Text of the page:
Tests for ions should be demonstrated in front of the class before individual groups begin their identification. A concise discussion of what occurs chemically in each test and its relevance in the identification process should be given. Students in these classes may also wish to set up controls for each test so that they can see visually what a positive result is. There are difficulties with false positives in some of the tests and the students are directed to increase the acidity of the solution. They should be reminded that not all initially positive tests are really positive for that ion.


    At the completion of this inquiry exercise, the following should be handed in:

    1. A summary of the procedure that the lab group decided upon.
    2. A clear flow chart showing how various compounds were identified.
    3. A list of tests that were used, including materials and procedures, and the results obtained for each compound.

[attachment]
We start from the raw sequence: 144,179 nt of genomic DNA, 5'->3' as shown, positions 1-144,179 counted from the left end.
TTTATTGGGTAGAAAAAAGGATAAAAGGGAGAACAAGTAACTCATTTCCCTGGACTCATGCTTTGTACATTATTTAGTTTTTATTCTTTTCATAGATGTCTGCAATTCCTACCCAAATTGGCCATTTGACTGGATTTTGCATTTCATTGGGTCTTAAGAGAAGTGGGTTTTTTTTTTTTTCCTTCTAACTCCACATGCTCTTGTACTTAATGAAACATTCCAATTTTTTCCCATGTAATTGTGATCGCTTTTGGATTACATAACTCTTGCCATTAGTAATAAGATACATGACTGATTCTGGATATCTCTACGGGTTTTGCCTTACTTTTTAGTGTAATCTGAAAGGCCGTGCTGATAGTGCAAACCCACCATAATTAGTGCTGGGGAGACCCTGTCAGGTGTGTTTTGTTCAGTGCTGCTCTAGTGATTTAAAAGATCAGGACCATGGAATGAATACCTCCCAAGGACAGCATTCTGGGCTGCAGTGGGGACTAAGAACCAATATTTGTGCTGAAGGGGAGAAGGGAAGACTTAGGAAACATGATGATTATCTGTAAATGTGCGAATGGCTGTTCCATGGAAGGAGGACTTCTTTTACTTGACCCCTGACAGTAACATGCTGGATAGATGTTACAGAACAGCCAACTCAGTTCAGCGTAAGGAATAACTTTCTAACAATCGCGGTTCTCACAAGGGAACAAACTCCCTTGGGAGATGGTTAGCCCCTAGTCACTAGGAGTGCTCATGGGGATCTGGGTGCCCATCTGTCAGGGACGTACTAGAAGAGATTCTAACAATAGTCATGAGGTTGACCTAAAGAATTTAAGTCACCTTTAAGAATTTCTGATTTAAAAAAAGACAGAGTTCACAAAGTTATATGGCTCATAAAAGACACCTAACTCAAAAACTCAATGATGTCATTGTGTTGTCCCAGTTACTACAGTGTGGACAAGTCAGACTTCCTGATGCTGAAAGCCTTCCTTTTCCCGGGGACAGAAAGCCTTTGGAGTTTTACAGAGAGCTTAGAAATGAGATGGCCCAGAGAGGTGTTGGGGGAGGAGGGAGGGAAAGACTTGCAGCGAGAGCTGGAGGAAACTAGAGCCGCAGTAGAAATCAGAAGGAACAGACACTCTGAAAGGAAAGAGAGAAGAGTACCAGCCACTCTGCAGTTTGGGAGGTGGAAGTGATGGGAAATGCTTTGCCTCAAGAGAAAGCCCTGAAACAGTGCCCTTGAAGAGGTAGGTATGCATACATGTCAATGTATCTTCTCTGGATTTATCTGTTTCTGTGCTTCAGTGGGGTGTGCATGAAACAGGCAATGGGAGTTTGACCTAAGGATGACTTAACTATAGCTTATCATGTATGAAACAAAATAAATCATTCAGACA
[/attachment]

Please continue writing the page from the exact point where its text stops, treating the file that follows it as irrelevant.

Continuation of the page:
4. A spreadsheet that was developed during the testing.
    5. A discussion of difficulties that arose and suggestions for improvement of the approach that the group took.
    6. A conclusion which includes a complete identification of the unknowns given that lab group.


    Expected Results of Ion Tests


    violet - potassium chloride, potassium sulfate, potassium iodide, potassium chloride
    yellow - sodium sulfate, sodium lauryl sulfate, sodium chloride, sodium bicarbonate, sodium carbonate
    orange - calcium chloride
    green - boric acid


    positive tests: potassium chloride, sodium chloride, potassium iodide, calcium chloride (the potassium iodide gives a creamier precipitate when compared with the potassium chloride.


    positive tests: sodium sulfate, sodium lauryl sulfate, potassium sulfate, magnesium sulfate, sodium tripolysulfate.